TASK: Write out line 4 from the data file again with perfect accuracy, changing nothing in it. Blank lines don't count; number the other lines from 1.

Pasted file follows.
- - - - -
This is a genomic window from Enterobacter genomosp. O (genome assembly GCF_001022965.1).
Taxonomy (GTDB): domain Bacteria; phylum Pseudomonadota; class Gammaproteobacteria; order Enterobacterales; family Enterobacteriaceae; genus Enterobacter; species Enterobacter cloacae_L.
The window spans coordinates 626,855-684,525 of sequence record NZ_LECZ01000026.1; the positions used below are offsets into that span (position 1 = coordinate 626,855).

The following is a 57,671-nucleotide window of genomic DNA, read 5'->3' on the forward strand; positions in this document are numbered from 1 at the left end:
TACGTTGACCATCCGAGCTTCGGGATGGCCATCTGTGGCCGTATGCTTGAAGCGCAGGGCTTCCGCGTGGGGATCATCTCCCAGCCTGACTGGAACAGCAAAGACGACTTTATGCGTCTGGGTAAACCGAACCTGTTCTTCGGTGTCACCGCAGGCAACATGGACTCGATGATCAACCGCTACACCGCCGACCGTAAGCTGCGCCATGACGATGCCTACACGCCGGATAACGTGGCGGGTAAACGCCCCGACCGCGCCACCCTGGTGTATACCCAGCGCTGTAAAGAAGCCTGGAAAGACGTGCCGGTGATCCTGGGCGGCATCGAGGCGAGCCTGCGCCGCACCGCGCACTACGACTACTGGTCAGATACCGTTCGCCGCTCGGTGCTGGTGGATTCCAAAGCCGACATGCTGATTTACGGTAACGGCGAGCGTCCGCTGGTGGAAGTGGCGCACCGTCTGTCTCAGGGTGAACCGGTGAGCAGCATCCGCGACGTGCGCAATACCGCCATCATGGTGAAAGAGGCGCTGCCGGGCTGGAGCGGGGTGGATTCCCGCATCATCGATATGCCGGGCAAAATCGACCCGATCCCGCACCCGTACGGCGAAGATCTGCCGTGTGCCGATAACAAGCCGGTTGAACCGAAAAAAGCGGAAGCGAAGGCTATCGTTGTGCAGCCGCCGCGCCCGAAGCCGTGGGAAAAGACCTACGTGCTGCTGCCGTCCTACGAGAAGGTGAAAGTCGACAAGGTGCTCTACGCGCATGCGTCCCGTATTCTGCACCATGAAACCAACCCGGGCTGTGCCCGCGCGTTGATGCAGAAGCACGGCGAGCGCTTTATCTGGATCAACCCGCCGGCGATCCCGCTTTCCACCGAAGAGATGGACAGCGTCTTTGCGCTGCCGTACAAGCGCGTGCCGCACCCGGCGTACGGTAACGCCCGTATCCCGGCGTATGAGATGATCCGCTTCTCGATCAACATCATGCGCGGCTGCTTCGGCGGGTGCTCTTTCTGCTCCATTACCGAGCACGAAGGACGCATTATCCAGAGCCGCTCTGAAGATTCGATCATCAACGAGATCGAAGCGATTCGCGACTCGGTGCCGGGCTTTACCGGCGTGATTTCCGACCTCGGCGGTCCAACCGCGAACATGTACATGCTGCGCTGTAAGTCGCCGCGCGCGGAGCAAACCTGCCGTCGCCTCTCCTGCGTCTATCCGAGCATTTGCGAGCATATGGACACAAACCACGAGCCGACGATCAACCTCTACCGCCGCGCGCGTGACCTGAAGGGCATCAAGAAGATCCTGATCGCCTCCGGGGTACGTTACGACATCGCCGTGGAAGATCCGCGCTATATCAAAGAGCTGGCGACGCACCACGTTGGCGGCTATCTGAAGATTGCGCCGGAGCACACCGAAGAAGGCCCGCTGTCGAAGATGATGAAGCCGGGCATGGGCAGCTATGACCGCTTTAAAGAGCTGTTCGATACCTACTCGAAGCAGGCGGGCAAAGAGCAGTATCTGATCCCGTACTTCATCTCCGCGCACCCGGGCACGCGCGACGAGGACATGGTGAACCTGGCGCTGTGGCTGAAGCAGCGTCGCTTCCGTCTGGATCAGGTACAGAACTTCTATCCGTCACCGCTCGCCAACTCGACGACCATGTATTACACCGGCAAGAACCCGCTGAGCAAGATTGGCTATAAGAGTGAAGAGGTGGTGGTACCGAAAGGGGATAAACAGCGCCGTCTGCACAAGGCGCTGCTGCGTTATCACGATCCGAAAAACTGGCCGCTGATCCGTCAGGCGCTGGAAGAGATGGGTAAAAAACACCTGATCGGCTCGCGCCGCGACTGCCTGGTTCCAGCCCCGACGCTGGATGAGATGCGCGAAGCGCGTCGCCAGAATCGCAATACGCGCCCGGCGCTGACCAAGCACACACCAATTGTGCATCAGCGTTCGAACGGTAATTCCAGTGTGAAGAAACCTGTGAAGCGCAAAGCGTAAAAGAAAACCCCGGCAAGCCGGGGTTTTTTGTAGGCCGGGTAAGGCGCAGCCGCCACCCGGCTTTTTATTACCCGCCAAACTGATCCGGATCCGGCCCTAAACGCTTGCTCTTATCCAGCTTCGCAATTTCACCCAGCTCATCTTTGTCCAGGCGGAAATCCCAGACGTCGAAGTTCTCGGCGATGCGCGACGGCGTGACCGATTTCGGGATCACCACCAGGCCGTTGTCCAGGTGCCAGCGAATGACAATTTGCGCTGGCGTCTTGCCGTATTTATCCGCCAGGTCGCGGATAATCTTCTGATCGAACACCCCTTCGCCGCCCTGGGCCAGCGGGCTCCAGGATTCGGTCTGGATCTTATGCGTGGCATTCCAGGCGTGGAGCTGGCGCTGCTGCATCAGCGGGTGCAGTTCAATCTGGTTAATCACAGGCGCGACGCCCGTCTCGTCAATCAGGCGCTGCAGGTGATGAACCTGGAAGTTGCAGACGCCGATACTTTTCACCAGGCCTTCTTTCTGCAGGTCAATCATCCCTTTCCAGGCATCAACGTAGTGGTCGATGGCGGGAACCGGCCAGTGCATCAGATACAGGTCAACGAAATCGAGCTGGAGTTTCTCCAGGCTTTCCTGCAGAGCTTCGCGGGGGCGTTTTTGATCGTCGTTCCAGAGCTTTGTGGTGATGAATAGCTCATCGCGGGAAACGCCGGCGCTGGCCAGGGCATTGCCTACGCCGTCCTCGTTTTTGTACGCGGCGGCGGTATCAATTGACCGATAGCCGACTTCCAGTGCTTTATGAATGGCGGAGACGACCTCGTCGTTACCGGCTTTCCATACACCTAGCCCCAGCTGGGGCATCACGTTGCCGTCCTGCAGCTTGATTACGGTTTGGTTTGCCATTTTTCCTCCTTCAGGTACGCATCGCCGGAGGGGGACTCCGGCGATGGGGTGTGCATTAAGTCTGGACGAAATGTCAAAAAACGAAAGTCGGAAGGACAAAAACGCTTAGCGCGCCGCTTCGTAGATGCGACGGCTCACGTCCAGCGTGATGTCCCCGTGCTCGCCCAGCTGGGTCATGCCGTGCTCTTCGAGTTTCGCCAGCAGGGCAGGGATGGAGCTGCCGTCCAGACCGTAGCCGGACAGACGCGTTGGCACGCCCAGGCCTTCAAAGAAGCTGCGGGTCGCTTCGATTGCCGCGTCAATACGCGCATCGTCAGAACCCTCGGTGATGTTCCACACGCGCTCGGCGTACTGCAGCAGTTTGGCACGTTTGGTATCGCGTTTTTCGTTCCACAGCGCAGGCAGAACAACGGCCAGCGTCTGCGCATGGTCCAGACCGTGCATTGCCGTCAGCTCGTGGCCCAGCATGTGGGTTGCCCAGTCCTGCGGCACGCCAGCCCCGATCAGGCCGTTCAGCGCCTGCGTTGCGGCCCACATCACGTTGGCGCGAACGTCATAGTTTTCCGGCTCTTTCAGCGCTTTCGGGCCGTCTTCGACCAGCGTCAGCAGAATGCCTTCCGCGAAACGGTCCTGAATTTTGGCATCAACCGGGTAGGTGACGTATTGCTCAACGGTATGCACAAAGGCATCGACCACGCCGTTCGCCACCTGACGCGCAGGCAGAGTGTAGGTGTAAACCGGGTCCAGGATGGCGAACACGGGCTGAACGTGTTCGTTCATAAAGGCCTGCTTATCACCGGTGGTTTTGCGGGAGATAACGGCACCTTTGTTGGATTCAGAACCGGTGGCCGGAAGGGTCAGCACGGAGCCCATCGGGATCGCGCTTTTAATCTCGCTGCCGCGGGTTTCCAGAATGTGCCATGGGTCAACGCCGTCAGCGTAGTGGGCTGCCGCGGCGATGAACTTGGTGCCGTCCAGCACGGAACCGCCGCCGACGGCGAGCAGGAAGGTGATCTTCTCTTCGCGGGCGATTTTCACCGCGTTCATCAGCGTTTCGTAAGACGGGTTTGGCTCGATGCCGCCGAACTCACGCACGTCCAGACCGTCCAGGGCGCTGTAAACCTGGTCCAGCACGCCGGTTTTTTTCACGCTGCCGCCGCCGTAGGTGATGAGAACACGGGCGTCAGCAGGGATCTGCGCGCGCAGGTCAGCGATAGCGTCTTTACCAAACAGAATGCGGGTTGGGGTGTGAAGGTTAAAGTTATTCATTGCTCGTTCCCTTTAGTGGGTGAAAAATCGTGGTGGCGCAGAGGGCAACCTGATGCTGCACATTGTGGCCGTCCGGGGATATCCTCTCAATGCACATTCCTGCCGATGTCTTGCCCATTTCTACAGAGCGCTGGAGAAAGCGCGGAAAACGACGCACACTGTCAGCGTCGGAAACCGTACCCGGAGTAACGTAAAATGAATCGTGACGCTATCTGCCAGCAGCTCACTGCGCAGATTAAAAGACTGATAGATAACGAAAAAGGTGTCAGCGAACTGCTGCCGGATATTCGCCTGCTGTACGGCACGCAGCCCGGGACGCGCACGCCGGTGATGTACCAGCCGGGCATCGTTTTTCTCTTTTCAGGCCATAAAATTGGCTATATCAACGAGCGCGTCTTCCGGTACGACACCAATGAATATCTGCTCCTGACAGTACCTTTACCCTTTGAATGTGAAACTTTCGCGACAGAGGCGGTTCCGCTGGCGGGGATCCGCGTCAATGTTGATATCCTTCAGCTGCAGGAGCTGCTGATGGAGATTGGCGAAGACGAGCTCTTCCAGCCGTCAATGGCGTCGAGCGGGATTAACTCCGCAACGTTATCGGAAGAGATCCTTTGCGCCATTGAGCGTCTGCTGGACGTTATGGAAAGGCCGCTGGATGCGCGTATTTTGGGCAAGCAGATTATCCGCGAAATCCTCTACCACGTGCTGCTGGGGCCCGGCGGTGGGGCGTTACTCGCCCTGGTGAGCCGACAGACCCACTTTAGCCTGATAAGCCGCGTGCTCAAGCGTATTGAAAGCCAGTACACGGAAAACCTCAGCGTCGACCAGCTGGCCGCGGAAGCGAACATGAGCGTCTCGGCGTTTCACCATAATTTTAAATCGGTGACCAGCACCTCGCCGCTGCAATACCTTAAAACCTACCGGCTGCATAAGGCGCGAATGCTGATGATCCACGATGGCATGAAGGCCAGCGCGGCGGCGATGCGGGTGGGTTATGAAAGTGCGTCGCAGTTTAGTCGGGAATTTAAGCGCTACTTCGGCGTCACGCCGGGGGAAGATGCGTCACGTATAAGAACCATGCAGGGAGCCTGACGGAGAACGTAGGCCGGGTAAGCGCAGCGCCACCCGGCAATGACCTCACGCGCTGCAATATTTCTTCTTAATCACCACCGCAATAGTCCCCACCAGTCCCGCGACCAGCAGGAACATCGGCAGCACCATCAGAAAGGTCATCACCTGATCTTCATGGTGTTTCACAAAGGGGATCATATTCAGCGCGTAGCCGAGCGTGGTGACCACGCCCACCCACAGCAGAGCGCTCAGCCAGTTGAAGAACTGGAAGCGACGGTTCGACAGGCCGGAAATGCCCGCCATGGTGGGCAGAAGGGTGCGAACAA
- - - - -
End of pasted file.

The following is a 57,671-nucleotide window of genomic DNA, read 5'->3' on the forward strand; positions in this document are numbered from 1 at the left end: